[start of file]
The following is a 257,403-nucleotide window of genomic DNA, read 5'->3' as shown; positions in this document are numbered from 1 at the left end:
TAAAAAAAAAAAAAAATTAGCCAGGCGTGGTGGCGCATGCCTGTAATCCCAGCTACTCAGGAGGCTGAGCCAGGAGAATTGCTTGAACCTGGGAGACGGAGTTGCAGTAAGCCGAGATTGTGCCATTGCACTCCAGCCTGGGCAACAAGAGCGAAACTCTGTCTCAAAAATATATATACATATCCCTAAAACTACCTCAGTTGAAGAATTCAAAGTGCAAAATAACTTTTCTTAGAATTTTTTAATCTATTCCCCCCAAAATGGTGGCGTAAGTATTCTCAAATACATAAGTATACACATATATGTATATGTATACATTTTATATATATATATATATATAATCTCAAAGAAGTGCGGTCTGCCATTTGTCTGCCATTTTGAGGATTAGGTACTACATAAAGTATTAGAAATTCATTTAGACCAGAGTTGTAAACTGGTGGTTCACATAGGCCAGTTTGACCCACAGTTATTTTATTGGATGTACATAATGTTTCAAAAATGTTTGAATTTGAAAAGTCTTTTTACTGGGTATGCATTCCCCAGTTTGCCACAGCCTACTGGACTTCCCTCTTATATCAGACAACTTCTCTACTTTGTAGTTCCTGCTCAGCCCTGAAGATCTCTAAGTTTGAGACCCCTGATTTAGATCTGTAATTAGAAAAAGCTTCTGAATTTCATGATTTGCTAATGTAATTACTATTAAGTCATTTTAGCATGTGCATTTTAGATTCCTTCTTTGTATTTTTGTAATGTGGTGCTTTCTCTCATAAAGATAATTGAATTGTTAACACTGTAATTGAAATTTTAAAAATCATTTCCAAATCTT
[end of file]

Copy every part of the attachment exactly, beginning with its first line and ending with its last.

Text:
The following is a 257,403-nucleotide window of genomic DNA, read 5'->3' as shown; positions in this document are numbered from 1 at the left end:
TAAAAAAAAAAAAAAATTAGCCAGGCGTGGTGGCGCATGCCTGTAATCCCAGCTACTCAGGAGGCTGAGCCAGGAGAATTGCTTGAACCTGGGAGACGGAGTTGCAGTAAGCCGAGATTGTGCCATTGCACTCCAGCCTGGGCAACAAGAGCGAAACTCTGTCTCAAAAATATATATACATATCCCTAAAACTACCTCAGTTGAAGAATTCAAAGTGCAAAATAACTTTTCTTAGAATTTTTTAATCTATTCCCCCCAAAATGGTGGCGTAAGTATTCTCAAATACATAAGTATACACATATATGTATATGTATACATTTTATATATATATATATATATAATCTCAAAGAAGTGCGGTCTGCCATTTGTCTGCCATTTTGAGGATTAGGTACTACATAAAGTATTAGAAATTCATTTAGACCAGAGTTGTAAACTGGTGGTTCACATAGGCCAGTTTGACCCACAGTTATTTTATTGGATGTACATAATGTTTCAAAAATGTTTGAATTTGAAAAGTCTTTTTACTGGGTATGCATTCCCCAGTTTGCCACAGCCTACTGGACTTCCCTCTTATATCAGACAACTTCTCTACTTTGTAGTTCCTGCTCAGCCCTGAAGATCTCTAAGTTTGAGACCCCTGATTTAGATCTGTAATTAGAAAAAGCTTCTGAATTTCATGATTTGCTAATGTAATTACTATTAAGTCATTTTAGCATGTGCATTTTAGATTCCTTCTTTGTATTTTTGTAATGTGGTGCTTTCTCTCATAAAGATAATTGAATTGTTAACACTGTAATTGAAATTTTAAAAATCATTTCCAAATCTT